|The affected person has difficulty breathing and needs to use an inhaler quite frequently.
|Digestive System - Illness/Damage Resulting From Non-Traumatic Injury
|£38,430 to £52,500
|Severe disease caused by toxins which has a significant impact on the ability to enjoy life and to work.
|Digestive System - Illness/Damage Resulting From Non-Traumatic Injury
|£9,540 to £19,200
|Despite being short-lived, the condition is serious. Symptoms such as vomiting and diarrhoea will recover within two to four weeks but there may be remaining discomfort for a few years.
|£20,800 to £26,290
|The spleen is removed or lost, with immune system damage carrying a continuing internal infection risk.
|£4,350 to £8,640
|Damage to the spleen that doesn't present the above risks or, if it does, they are minimal.
If you would like someone from our team to assess your claim, get in touch today. If it’s valid, they could connect you with a No Win No Fee lawyer from our panel.
As part of outlining how to complain about dispensing errors, we have produced some examples of dispensing errors that could occur.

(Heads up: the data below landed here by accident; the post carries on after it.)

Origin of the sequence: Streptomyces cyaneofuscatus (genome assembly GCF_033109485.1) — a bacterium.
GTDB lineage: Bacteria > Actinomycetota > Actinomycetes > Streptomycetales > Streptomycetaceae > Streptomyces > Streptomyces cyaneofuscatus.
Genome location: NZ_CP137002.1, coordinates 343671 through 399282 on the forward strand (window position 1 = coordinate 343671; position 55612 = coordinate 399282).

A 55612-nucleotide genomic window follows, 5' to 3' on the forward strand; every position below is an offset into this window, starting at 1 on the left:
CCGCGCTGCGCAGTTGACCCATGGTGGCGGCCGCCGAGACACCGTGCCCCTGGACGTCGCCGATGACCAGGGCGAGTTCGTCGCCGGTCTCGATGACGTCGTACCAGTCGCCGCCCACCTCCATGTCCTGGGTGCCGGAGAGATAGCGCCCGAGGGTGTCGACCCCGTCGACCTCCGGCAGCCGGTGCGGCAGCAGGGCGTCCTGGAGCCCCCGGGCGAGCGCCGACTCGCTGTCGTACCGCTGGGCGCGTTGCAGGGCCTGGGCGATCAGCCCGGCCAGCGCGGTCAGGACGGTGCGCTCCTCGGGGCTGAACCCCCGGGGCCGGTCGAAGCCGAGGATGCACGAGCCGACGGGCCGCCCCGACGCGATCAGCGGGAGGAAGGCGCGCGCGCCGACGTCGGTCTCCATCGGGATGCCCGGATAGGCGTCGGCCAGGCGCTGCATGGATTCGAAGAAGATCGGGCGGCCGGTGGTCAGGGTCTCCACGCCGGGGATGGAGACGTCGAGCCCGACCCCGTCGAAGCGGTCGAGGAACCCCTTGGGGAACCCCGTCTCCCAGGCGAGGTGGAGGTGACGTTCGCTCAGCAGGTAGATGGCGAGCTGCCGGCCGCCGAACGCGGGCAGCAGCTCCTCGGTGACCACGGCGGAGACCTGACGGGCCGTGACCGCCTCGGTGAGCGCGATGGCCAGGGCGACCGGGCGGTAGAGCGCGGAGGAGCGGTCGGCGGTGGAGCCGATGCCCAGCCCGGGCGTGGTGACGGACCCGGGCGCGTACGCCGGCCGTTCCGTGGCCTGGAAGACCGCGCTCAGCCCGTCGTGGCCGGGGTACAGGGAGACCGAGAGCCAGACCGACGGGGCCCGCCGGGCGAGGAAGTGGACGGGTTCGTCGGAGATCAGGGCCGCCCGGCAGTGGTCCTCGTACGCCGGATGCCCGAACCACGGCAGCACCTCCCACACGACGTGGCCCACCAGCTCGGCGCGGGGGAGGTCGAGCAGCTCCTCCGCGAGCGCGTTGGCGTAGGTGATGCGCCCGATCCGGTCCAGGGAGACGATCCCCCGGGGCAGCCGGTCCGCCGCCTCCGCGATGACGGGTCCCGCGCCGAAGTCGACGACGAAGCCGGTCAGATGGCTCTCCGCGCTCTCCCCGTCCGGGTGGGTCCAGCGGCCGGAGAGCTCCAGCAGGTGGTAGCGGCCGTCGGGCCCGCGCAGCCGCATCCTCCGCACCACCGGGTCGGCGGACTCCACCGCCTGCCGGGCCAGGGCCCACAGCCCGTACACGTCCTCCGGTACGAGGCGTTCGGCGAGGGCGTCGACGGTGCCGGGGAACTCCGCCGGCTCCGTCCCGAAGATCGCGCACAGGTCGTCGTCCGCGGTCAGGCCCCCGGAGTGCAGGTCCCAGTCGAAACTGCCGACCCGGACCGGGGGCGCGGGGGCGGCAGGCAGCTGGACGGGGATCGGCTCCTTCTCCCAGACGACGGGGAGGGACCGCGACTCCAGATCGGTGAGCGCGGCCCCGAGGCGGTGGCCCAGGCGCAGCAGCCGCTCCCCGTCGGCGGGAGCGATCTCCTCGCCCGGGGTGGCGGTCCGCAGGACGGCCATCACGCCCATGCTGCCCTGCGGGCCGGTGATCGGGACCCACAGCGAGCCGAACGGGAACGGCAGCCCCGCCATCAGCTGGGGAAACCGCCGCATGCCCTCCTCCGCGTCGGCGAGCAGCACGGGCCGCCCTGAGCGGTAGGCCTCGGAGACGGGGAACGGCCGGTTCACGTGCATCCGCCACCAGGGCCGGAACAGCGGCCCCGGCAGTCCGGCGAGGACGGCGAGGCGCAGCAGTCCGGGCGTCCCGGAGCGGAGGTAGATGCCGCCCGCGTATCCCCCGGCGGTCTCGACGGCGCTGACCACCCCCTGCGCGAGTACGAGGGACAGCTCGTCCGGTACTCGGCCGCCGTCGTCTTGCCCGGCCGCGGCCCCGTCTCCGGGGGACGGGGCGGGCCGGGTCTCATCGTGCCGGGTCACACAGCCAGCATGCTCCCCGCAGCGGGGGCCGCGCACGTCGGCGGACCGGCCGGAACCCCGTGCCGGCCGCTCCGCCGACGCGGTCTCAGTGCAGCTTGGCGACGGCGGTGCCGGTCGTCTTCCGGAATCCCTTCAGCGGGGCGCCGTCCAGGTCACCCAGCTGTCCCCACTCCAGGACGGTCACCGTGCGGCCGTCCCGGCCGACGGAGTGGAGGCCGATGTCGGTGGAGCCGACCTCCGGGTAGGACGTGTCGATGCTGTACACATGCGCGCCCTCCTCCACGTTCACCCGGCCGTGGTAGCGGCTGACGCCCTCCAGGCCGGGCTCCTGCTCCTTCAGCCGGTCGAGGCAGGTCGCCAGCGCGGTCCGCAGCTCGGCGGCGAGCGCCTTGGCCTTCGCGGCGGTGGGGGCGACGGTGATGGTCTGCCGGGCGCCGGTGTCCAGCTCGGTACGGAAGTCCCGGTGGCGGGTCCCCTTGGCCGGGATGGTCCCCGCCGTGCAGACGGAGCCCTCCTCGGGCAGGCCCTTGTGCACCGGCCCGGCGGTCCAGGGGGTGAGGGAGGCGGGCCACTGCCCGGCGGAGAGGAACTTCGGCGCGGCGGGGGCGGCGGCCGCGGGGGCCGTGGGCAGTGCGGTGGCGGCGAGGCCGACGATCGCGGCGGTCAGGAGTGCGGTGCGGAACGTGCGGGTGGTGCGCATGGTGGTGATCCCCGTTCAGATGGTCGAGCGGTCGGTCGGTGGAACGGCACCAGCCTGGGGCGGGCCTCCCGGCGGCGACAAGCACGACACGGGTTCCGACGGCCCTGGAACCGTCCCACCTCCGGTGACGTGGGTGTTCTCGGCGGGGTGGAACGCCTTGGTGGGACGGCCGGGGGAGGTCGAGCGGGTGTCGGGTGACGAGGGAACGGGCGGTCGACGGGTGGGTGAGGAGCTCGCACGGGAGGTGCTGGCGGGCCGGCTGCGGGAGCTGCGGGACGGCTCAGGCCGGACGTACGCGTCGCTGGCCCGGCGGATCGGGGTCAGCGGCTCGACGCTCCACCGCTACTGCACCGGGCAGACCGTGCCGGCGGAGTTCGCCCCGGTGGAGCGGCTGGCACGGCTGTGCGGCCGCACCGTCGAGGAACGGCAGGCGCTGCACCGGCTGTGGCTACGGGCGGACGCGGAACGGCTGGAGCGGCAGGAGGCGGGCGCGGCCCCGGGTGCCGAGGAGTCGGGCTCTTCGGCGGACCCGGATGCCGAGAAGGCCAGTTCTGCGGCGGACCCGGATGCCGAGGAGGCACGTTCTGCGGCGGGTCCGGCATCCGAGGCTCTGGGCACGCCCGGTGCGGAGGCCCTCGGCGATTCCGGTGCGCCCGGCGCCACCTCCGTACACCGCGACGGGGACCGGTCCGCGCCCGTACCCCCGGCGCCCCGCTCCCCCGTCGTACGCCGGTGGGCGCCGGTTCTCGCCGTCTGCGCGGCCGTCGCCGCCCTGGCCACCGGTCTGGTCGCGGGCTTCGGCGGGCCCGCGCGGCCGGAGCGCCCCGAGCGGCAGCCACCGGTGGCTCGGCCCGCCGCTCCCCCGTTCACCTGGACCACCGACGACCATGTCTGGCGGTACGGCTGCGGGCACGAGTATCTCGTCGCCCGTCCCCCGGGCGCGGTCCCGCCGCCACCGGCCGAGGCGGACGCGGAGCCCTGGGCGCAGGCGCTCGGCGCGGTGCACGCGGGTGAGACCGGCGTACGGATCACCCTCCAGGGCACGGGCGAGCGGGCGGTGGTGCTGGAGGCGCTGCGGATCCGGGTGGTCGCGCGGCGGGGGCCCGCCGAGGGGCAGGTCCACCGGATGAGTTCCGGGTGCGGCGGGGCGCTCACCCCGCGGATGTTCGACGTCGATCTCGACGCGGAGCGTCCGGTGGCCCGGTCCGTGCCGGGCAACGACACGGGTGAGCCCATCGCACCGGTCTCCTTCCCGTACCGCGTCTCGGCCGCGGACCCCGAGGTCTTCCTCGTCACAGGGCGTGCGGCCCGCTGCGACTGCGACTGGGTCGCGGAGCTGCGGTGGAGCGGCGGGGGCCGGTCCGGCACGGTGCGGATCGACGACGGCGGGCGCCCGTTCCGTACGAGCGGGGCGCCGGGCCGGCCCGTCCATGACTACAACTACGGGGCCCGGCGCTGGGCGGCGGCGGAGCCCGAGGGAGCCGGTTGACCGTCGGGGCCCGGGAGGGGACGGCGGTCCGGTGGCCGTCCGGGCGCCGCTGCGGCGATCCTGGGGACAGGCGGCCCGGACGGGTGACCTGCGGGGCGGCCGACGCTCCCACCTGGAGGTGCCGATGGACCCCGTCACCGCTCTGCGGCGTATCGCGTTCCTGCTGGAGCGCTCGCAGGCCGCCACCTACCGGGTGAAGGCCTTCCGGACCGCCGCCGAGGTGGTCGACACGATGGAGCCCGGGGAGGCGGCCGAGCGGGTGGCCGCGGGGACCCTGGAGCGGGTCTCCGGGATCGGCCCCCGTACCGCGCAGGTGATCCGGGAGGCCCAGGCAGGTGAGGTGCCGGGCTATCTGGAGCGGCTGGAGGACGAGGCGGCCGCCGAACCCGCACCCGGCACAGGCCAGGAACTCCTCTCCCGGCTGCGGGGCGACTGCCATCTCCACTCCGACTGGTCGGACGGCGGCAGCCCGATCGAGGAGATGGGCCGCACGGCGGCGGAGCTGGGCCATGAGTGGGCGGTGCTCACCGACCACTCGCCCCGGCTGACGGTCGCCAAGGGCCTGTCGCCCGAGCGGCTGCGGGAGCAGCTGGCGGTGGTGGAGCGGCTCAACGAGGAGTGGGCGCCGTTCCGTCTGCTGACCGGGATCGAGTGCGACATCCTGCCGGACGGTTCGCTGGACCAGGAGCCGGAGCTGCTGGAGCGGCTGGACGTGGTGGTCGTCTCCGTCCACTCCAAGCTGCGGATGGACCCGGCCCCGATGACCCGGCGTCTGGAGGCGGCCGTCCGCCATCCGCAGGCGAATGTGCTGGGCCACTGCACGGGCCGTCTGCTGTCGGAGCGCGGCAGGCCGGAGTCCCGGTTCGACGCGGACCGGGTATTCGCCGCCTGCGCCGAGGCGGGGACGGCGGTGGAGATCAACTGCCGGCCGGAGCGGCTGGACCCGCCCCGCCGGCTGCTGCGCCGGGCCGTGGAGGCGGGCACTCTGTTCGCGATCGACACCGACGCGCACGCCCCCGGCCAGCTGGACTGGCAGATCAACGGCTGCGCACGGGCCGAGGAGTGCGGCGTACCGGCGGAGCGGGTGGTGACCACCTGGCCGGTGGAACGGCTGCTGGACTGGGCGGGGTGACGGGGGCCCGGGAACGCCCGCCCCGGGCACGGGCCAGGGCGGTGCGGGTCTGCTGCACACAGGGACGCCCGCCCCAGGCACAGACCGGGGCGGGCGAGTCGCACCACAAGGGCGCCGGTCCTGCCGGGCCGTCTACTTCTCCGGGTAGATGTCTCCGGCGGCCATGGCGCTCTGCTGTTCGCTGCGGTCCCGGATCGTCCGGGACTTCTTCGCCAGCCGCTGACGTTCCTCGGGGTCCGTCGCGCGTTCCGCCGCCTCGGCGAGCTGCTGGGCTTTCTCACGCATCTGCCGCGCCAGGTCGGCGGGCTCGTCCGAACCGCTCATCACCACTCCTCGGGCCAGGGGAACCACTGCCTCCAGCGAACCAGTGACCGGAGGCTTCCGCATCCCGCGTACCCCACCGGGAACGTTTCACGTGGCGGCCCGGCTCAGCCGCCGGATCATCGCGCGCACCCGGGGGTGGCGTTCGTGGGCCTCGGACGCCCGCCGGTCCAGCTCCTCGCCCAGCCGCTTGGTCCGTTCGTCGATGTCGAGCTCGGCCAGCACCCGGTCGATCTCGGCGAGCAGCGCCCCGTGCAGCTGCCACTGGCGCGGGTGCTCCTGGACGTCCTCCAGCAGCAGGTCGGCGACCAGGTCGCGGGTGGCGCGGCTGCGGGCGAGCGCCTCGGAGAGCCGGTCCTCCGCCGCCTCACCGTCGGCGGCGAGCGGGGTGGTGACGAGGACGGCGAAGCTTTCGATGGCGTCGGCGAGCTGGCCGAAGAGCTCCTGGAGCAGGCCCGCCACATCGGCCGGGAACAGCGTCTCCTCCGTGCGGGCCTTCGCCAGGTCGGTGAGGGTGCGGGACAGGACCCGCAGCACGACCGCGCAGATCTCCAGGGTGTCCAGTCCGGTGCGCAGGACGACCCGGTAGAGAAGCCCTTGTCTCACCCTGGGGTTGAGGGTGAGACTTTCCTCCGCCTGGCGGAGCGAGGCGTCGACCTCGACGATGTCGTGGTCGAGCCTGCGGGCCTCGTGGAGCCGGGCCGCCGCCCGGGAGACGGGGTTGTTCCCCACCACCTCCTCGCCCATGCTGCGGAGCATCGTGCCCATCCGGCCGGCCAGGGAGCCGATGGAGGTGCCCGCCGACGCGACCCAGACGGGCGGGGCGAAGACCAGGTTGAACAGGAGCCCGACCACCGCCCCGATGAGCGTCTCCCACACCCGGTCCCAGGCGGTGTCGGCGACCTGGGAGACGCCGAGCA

- The wrong medication is dispensed due to the doctor confusing your condition with another patient’s and not checking your records. As well as your existing condition getting worse because of a lack of proper treatment, the medicine causes internal damage.
- You receive a painkiller dosage for an orthopaedic issue at the hospital, which is much too high. This leads to an overdose which causes organ failure and respiratory issues.
- The dosage you are given for high blood pressure is too low because of a prescription documentation error in a pharmacy, meaning that your condition is not combatted correctly, and you suffer a stroke. Subsequently, your brain function is badly impaired.
- You have a known allergy, and the wrong medicine is administered to you in a hospital because of a labelling error. You suffer a severe allergic reaction because the medicine contains the allergen you could not take.